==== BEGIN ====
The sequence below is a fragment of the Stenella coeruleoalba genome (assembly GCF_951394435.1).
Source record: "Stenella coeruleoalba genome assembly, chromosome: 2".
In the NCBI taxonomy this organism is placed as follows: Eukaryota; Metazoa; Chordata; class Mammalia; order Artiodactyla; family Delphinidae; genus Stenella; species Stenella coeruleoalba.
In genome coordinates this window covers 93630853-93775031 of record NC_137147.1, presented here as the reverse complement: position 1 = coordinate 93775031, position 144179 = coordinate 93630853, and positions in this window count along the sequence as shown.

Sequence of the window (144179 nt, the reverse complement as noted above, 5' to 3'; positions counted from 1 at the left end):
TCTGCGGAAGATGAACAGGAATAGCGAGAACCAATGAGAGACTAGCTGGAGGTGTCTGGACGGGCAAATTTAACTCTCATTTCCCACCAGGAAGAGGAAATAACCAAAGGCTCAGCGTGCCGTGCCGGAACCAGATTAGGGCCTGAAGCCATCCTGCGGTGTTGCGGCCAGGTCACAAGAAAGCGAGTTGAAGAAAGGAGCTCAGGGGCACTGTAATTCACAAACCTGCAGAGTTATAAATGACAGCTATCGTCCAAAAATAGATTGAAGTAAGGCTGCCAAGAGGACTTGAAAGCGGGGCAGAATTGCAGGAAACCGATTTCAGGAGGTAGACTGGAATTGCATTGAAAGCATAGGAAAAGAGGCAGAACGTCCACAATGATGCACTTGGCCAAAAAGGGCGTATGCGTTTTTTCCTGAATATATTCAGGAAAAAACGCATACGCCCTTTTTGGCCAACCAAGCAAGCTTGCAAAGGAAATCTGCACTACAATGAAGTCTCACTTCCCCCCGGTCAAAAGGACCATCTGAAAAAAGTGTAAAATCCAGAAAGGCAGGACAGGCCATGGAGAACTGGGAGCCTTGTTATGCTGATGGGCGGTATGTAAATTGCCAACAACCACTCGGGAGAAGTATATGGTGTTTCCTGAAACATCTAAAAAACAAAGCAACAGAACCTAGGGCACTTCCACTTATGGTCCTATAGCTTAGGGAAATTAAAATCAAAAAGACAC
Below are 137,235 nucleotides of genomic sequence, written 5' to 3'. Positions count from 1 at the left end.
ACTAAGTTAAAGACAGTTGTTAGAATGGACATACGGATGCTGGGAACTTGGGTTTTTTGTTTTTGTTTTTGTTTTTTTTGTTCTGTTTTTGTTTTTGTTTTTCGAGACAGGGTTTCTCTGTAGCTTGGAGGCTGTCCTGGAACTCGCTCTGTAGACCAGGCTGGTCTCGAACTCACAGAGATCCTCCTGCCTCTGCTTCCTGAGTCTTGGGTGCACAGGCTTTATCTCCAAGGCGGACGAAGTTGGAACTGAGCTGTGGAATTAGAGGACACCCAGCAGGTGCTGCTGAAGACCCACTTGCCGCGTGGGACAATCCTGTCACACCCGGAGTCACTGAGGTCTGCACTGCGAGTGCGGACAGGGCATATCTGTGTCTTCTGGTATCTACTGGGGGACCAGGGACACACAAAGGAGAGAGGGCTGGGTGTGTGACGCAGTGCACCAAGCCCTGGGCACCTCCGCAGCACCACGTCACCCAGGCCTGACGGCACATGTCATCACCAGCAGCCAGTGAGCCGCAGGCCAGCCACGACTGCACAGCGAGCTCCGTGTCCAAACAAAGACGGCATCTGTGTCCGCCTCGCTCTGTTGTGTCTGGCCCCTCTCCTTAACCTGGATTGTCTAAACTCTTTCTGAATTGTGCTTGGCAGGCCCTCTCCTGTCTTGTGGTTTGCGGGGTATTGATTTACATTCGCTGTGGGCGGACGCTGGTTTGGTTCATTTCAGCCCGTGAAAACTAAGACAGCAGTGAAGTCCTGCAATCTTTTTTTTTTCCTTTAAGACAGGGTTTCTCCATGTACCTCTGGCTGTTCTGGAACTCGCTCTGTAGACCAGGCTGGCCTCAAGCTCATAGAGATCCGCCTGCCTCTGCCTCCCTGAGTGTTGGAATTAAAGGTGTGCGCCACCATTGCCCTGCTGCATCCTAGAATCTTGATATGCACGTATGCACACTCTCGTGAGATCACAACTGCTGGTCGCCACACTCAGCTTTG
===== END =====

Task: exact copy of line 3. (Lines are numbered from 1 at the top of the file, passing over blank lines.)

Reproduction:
In the NCBI taxonomy this organism is placed as follows: Eukaryota; Metazoa; Chordata; class Mammalia; order Artiodactyla; family Delphinidae; genus Stenella; species Stenella coeruleoalba.